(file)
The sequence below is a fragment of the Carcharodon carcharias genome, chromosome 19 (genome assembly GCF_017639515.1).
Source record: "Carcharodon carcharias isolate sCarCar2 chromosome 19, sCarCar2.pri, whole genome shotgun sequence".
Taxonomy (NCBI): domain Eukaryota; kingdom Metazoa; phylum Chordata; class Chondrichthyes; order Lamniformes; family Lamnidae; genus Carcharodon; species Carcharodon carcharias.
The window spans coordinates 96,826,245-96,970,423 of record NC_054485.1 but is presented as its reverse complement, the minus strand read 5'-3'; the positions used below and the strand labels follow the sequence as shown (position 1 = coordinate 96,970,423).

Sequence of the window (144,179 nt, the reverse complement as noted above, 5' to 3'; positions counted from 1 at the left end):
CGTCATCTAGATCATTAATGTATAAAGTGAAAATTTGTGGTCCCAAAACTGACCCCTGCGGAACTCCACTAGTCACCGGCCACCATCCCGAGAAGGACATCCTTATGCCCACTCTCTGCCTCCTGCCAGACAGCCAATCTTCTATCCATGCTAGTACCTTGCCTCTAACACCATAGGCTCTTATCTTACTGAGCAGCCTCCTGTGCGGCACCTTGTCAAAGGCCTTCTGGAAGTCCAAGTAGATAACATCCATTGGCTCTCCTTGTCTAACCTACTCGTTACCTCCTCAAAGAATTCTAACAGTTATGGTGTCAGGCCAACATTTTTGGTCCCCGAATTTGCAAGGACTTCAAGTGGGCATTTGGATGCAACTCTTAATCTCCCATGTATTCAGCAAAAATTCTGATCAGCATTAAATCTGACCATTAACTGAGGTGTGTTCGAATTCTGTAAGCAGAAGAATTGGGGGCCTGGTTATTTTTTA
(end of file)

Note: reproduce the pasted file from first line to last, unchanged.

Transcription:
The sequence below is a fragment of the Carcharodon carcharias genome, chromosome 19 (genome assembly GCF_017639515.1).
Source record: "Carcharodon carcharias isolate sCarCar2 chromosome 19, sCarCar2.pri, whole genome shotgun sequence".
Taxonomy (NCBI): domain Eukaryota; kingdom Metazoa; phylum Chordata; class Chondrichthyes; order Lamniformes; family Lamnidae; genus Carcharodon; species Carcharodon carcharias.
The window spans coordinates 96,826,245-96,970,423 of record NC_054485.1 but is presented as its reverse complement, the minus strand read 5'-3'; the positions used below and the strand labels follow the sequence as shown (position 1 = coordinate 96,970,423).

Sequence of the window (144,179 nt, the reverse complement as noted above, 5' to 3'; positions counted from 1 at the left end):
CGTCATCTAGATCATTAATGTATAAAGTGAAAATTTGTGGTCCCAAAACTGACCCCTGCGGAACTCCACTAGTCACCGGCCACCATCCCGAGAAGGACATCCTTATGCCCACTCTCTGCCTCCTGCCAGACAGCCAATCTTCTATCCATGCTAGTACCTTGCCTCTAACACCATAGGCTCTTATCTTACTGAGCAGCCTCCTGTGCGGCACCTTGTCAAAGGCCTTCTGGAAGTCCAAGTAGATAACATCCATTGGCTCTCCTTGTCTAACCTACTCGTTACCTCCTCAAAGAATTCTAACAGTTATGGTGTCAGGCCAACATTTTTGGTCCCCGAATTTGCAAGGACTTCAAGTGGGCATTTGGATGCAACTCTTAATCTCCCATGTATTCAGCAAAAATTCTGATCAGCATTAAATCTGACCATTAACTGAGGTGTGTTCGAATTCTGTAAGCAGAAGAATTGGGGGCCTGGTTATTTTTTA